The future of the knowledge graph looks set to stay as it is. Although we are seeing some paid Ads around the knowledge graph, it looks as though it will remain the same for the future. Sometimes a knowledge graph will convert to search results that feature a map pack instead. This will occur when Google believes there is more than one given authority on a set of search terms. On the other hand if competition on a search term drops off then the search results can change to feature a knowledge graph.
Featured snippets tend to feature when people are looking for a definition or an answer to a question. They indicate that Google sees them as the correct answer / definition that someone is looking for. For instance a search for “How to turn on a Mac” brings up an article from Apple Support.
The image shows that Apple have a trusted and accepted answer for the terms we were looking for. Google then positions that at the top of the results. The featured snippets is all about providing trusted answers and definitions that people can get straight from the Google search, without having to click on any of the listings.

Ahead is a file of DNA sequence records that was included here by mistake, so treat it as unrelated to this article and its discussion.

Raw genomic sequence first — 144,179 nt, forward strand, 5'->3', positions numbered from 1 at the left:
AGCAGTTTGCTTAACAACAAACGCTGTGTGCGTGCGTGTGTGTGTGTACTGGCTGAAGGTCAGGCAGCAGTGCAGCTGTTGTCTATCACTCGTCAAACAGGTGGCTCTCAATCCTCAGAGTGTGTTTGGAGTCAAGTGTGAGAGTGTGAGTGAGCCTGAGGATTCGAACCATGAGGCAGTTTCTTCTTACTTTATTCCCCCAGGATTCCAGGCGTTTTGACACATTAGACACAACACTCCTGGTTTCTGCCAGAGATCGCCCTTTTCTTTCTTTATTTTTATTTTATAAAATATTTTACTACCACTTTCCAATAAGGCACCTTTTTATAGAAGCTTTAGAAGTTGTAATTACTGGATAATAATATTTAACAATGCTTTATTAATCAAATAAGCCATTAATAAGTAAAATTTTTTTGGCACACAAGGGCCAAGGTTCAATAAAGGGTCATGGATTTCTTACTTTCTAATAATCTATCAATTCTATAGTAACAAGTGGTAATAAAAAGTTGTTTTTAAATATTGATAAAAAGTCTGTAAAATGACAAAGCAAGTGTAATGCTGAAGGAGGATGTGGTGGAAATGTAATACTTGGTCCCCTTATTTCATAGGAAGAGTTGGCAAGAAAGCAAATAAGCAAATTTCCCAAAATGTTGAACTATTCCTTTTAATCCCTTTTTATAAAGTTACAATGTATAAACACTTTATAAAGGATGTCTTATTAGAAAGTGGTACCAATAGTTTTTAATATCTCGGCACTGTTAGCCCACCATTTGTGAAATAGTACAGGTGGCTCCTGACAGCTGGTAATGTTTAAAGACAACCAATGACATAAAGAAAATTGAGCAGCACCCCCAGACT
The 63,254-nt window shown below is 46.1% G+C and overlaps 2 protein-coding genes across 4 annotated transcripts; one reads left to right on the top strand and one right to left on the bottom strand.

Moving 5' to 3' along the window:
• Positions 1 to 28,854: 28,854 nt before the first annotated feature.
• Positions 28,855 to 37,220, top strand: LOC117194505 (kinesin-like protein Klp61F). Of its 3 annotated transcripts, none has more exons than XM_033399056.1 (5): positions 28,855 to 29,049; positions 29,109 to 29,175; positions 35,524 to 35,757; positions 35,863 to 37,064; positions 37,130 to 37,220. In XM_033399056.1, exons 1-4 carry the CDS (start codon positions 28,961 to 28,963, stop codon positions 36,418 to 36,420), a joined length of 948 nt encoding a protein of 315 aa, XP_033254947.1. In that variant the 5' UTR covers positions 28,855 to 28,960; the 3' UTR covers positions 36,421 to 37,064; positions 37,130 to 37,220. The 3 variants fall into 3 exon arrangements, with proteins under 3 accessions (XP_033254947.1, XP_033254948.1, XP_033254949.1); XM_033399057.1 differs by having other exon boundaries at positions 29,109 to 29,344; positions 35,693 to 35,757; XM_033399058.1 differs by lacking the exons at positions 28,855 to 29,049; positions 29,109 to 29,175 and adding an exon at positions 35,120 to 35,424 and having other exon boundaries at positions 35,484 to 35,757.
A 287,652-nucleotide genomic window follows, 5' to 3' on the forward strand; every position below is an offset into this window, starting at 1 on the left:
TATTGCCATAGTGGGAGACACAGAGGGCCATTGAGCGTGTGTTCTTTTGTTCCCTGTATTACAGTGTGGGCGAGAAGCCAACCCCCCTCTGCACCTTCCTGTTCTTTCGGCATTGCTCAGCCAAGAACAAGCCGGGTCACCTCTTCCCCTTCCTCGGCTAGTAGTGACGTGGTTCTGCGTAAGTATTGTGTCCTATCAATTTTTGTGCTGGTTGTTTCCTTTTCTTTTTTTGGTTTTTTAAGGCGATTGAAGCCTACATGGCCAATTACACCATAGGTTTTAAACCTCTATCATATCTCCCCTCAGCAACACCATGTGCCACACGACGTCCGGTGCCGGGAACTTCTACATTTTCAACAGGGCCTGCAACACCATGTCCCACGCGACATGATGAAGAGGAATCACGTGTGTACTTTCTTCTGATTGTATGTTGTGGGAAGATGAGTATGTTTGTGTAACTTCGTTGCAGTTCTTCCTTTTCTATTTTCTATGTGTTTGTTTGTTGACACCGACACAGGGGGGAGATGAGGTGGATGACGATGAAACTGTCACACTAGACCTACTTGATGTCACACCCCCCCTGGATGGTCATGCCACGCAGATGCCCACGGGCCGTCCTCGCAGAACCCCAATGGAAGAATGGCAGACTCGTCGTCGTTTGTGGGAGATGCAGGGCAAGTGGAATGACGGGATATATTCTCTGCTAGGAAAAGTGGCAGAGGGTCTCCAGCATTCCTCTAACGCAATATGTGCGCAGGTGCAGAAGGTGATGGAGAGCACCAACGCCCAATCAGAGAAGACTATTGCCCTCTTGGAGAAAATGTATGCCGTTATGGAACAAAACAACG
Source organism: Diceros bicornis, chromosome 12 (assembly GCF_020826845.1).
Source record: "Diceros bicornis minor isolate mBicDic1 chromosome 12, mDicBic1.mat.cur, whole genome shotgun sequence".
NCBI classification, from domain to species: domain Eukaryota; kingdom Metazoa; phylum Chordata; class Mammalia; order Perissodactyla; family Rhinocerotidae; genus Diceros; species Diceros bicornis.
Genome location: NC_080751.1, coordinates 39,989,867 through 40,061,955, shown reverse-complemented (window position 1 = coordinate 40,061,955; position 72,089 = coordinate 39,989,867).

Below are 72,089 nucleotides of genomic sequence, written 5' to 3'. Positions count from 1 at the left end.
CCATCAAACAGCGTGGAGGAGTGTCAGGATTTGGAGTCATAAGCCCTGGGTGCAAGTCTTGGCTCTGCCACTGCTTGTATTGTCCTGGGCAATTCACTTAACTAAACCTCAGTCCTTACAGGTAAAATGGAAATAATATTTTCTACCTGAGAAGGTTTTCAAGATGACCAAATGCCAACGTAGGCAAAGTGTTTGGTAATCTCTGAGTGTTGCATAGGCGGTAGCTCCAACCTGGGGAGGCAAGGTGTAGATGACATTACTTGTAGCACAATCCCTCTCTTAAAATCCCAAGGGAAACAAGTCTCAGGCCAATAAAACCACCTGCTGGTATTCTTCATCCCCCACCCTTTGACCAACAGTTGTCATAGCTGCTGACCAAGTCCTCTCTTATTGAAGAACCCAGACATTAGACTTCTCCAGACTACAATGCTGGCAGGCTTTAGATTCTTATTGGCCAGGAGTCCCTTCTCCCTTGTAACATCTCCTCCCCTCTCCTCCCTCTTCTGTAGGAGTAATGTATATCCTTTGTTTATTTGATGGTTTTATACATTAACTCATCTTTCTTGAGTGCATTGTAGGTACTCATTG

New articles can also appear in the search results. These tend to be from the largest journalists in the country such as the BBC, the Telegraph and other highly popular news sites. The articles provided state how long ago they were written (in days, hours and minutes), offering the latest news to you as soon as possible.
Popular phrases such as the one above, can also be expanded. This will then direct you to the news section of Google for the search on your given topic. The public now have the latest news articles available straight from a topic search. We can presume that this will stay within the search results for the long term future as it is providing a highly user friendly experience of Google’s search.
The search results differ from phrase to phrase. Google offers these range of results in order to provide the best user experience. They aim to keep all paid adverts relevant to the search terms and try to offer a trusted, single authority on smaller search terms. Localised searches are there to help you find businesses and sites that are located close to you! By understanding the different parts of the search results, you can begin to understand why Google is showing you what you can see in front of you.